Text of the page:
Abi Charlesworth is a North Yorkshire/ Glasgow based sculpture and installation artist. Having studied a foundation in Art and Design at Leeds College of Art, and a BA (hons) Fine Art at Bath School of Art and Design she is currently in her first year of the MFA programme at the Glasgow School of Art.
She has recently been part of the shows Perespectives at GSA, Glasgow, Stunning, Fierce and Yellow at The Auxiliary. Middlesborough and Gallery North, Newcastle. Charlesworth also has a collaborative sculptural practice called MASH with Gwenllian Davenport which acts as respite from her own practice.
“The object fights the boundary of the everyday but never entirely escapes its initial form. Through photography, drawing and the making the object is known as a once-remembered shape with just enough familiarity to question the uncanny. These objects cry out and shout their edges, tactility and form across space to be recognised and deconstructed. Reoccurring in the subconscious their selection is inevitable only a meaning of when. Already neglected they finally see an escape from banality to shed their form.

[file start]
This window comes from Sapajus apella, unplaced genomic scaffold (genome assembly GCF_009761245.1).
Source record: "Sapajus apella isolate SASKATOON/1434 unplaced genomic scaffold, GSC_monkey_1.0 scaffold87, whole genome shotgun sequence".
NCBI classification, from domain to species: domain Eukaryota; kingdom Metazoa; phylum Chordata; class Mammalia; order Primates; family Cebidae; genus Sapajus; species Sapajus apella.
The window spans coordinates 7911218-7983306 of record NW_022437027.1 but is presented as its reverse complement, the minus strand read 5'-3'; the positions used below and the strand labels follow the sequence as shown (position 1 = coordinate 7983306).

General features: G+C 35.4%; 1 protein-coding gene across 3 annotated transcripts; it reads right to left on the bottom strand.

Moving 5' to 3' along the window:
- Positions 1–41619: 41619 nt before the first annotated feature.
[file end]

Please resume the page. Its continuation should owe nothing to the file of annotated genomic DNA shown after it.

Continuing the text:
Their material adaptation essential to their liberation. As they creep away from the original their contradiction to function allows for playfulness in the object’s aesthetic. Their removal from context is where the activation between materiality and the everyday start negotiating. Out of place, they are lurking in plain sight, obvious in their misplacement.
Situated, stationary and silent they await activation. A vibration of expectation shudders through them as they begin to shift and transform. Both lighter and heavier the objects tumble into conformation. Unhappy they grimace and plead to be shifted until they find a stranger they can converse with. Once at ease they begin. A deep sigh, a pause, a thought – they are talking.
From edge to edge, they parry the space with tension, holding on to their form. The hand reveals an object’s skin, crossing a boundary between realities. Restless energy upsets the mundane drawing eyes across the object’s surface. Fighting for individuality they simmer into new routine. Settled and silent.”